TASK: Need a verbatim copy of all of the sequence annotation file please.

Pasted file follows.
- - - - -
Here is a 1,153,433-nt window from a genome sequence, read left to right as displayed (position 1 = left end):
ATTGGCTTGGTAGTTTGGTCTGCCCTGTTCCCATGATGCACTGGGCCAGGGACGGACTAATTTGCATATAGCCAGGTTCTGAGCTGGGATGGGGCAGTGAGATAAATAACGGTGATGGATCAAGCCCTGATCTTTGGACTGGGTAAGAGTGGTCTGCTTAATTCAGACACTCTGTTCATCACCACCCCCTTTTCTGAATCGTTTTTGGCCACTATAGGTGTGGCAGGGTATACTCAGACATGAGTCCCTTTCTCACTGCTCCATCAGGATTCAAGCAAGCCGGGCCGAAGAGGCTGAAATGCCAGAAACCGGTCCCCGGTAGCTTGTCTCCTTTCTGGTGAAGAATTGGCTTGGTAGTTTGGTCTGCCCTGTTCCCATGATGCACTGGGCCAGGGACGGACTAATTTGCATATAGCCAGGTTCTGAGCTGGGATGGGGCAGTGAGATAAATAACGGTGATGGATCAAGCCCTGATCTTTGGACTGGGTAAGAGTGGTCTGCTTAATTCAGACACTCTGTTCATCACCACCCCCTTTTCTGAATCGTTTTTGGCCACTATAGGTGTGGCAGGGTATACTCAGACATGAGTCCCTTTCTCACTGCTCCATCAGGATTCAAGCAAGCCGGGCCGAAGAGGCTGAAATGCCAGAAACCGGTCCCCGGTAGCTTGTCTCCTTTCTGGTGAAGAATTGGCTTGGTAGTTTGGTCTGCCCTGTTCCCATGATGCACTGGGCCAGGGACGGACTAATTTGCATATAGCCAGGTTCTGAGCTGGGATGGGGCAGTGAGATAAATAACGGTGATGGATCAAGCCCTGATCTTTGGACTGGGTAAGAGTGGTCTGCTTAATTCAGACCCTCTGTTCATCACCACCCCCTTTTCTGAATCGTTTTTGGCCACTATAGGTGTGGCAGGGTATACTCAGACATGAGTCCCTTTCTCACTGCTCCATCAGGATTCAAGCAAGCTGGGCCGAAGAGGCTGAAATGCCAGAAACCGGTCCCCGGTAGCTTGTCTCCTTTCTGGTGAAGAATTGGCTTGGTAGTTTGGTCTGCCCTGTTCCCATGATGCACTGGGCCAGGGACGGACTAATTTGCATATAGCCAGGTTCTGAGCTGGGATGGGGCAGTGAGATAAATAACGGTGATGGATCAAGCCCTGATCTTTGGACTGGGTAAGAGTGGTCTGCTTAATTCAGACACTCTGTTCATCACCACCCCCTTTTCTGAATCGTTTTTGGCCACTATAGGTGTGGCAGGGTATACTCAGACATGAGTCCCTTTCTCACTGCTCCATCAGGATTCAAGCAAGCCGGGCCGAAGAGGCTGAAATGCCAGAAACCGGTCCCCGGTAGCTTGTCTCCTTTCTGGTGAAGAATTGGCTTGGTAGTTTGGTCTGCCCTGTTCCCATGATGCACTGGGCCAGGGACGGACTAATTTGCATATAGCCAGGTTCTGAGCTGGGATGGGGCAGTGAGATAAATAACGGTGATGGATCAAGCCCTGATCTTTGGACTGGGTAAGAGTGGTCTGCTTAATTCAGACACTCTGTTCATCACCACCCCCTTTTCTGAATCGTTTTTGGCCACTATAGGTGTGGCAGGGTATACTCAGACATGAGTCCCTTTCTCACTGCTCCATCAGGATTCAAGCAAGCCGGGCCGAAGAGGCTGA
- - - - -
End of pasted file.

Here is a 1,153,433-nt window from a genome sequence, read left to right as displayed (position 1 = left end):
ATTGGCTTGGTAGTTTGGTCTGCCCTGTTCCCATGATGCACTGGGCCAGGGACGGACTAATTTGCATATAGCCAGGTTCTGAGCTGGGATGGGGCAGTGAGATAAATAACGGTGATGGATCAAGCCCTGATCTTTGGACTGGGTAAGAGTGGTCTGCTTAATTCAGACACTCTGTTCATCACCACCCCCTTTTCTGAATCGTTTTTGGCCACTATAGGTGTGGCAGGGTATACTCAGACATGAGTCCCTTTCTCACTGCTCCATCAGGATTCAAGCAAGCCGGGCCGAAGAGGCTGAAATGCCAGAAACCGGTCCCCGGTAGCTTGTCTCCTTTCTGGTGAAGAATTGGCTTGGTAGTTTGGTCTGCCCTGTTCCCATGATGCACTGGGCCAGGGACGGACTAATTTGCATATAGCCAGGTTCTGAGCTGGGATGGGGCAGTGAGATAAATAACGGTGATGGATCAAGCCCTGATCTTTGGACTGGGTAAGAGTGGTCTGCTTAATTCAGACACTCTGTTCATCACCACCCCCTTTTCTGAATCGTTTTTGGCCACTATAGGTGTGGCAGGGTATACTCAGACATGAGTCCCTTTCTCACTGCTCCATCAGGATTCAAGCAAGCCGGGCCGAAGAGGCTGAAATGCCAGAAACCGGTCCCCGGTAGCTTGTCTCCTTTCTGGTGAAGAATTGGCTTGGTAGTTTGGTCTGCCCTGTTCCCATGATGCACTGGGCCAGGGACGGACTAATTTGCATATAGCCAGGTTCTGAGCTGGGATGGGGCAGTGAGATAAATAACGGTGATGGATCAAGCCCTGATCTTTGGACTGGGTAAGAGTGGTCTGCTTAATTCAGACCCTCTGTTCATCACCACCCCCTTTTCTGAATCGTTTTTGGCCACTATAGGTGTGGCAGGGTATACTCAGACATGAGTCCCTTTCTCACTGCTCCATCAGGATTCAAGCAAGCTGGGCCGAAGAGGCTGAAATGCCAGAAACCGGTCCCCGGTAGCTTGTCTCCTTTCTGGTGAAGAATTGGCTTGGTAGTTTGGTCTGCCCTGTTCCCATGATGCACTGGGCCAGGGACGGACTAATTTGCATATAGCCAGGTTCTGAGCTGGGATGGGGCAGTGAGATAAATAACGGTGATGGATCAAGCCCTGATCTTTGGACTGGGTAAGAGTGGTCTGCTTAATTCAGACACTCTGTTCATCACCACCCCCTTTTCTGAATCGTTTTTGGCCACTATAGGTGTGGCAGGGTATACTCAGACATGAGTCCCTTTCTCACTGCTCCATCAGGATTCAAGCAAGCCGGGCCGAAGAGGCTGAAATGCCAGAAACCGGTCCCCGGTAGCTTGTCTCCTTTCTGGTGAAGAATTGGCTTGGTAGTTTGGTCTGCCCTGTTCCCATGATGCACTGGGCCAGGGACGGACTAATTTGCATATAGCCAGGTTCTGAGCTGGGATGGGGCAGTGAGATAAATAACGGTGATGGATCAAGCCCTGATCTTTGGACTGGGTAAGAGTGGTCTGCTTAATTCAGACACTCTGTTCATCACCACCCCCTTTTCTGAATCGTTTTTGGCCACTATAGGTGTGGCAGGGTATACTCAGACATGAGTCCCTTTCTCACTGCTCCATCAGGATTCAAGCAAGCCGGGCCGAAGAGGCTGA